A-level Attestation Decreasing
Figure 12 shows that, unlike the high-percentage robocall signers, the allocation of attestation levels has not changed significantly among these signers. If anything, the allocation of A- and C-level attestations is trending down while B-level attestations increased.
- Robocalls signed with B- or C-level attestation remain a problem among the overall population of SHAKEN signers.
- SHAKEN participation is gaining momentum. The number of SHAKEN-authorized providers increased sharply in April—the biggest monthly jump we’ve seen.
- The percentage of signed calls received at termination remains low, despite increasing SHAKEN participation. This is largely due to the non-IP SHAKEN exemption.
- A deep dive into the data for prolific robocall signers shows increasing robocalls signed with full A-level attestation.
- High-percentage robocall signers are signing more calls, and robocalls, with full A-level attestation.
- High-volume robocall signers are signing more robocalls with full attestation, but they are signing fewer calls overall with full attestation.
What’s driving these trends? We suspect that the high-percentage prolific robocall signers might be inflating attestation levels for market-driven reasons. They want the business, and if they don’t sign those calls with full A-level attestation, their competitors will.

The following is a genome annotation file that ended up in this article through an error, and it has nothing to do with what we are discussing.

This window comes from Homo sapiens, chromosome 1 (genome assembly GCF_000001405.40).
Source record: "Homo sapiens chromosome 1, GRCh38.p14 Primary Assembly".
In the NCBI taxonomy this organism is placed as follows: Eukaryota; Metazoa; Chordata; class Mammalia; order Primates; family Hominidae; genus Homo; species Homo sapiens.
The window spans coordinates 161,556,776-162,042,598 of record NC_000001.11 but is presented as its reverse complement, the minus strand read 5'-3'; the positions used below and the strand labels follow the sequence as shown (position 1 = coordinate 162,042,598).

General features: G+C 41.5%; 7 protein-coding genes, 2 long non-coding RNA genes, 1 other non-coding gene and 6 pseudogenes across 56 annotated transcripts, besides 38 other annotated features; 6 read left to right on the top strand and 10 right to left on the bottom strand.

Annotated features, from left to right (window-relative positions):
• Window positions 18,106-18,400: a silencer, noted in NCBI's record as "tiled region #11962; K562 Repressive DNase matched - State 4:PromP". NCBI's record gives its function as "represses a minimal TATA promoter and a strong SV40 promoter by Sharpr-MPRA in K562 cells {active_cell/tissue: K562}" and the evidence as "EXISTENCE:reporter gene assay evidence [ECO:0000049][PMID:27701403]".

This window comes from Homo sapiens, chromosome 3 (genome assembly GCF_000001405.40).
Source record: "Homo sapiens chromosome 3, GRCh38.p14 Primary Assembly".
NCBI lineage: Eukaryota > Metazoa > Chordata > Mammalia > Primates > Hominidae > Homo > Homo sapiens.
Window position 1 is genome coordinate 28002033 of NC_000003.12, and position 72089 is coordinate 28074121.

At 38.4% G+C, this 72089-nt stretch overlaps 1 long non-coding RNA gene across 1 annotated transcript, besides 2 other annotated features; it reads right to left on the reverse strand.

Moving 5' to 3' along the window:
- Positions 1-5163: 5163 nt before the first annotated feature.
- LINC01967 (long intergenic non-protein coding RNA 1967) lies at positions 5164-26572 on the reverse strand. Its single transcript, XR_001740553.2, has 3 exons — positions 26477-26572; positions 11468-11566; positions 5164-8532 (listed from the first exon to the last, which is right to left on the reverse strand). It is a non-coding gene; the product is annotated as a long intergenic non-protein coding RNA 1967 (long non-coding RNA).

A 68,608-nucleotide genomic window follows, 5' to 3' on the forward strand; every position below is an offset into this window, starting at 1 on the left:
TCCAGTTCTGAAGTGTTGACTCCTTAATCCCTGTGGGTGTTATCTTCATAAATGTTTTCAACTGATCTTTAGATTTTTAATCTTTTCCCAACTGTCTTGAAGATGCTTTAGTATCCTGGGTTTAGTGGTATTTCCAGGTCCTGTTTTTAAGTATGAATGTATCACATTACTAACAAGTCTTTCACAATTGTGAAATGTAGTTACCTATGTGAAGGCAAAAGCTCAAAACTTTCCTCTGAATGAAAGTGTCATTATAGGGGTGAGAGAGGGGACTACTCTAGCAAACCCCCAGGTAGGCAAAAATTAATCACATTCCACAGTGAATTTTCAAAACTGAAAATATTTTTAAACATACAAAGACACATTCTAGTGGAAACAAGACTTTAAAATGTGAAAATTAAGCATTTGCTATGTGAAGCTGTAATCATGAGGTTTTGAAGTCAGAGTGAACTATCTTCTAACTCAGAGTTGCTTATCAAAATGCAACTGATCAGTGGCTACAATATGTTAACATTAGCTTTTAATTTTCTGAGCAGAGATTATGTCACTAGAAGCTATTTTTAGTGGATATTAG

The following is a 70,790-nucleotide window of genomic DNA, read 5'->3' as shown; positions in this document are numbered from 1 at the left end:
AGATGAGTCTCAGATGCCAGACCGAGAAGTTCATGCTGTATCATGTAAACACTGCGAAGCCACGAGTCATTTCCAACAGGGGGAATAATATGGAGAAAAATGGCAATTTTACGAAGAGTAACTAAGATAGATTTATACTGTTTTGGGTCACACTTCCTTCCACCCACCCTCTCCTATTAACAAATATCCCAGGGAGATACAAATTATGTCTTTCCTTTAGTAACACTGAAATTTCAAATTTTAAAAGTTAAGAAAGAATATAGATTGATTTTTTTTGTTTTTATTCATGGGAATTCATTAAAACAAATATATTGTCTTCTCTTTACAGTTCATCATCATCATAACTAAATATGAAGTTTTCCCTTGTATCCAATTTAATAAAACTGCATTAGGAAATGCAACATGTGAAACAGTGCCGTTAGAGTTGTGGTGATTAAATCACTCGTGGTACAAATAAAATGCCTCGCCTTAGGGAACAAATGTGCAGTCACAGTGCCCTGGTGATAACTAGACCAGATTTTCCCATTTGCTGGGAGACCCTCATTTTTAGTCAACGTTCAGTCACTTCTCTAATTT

There might be different explanations for prolific robocall signers with the most robocalls. We know that some are making serious efforts to curb illegal robocalls. They’re just sending many calls, so their robocall numbers are high.
There are other signing providers in this group whose motives might be questionable. It is not clear how they justify giving A-level attestations, given their typical role in the call path as intermediate providers. However, we would need a more detailed analysis to draw clear conclusions.
Going forward, we expect terminating providers and call analytics providers will consider the reputation of signing providers in their call validation treatment. Prolific robocall signers may find that their poor robocall reputation offsets the benefits they expected to gain by signing robocalls with full A-level attestation.
TransNexus is a leader in developing innovative software to manage and protect telecommunications networks. The company has over 20 years’ experience in providing telecom software solutions including toll fraud prevention, robocall mitigation and prevention, TDoS prevention, analytics, routing, billing support, STIR/SHAKEN and SHAKEN certificate services.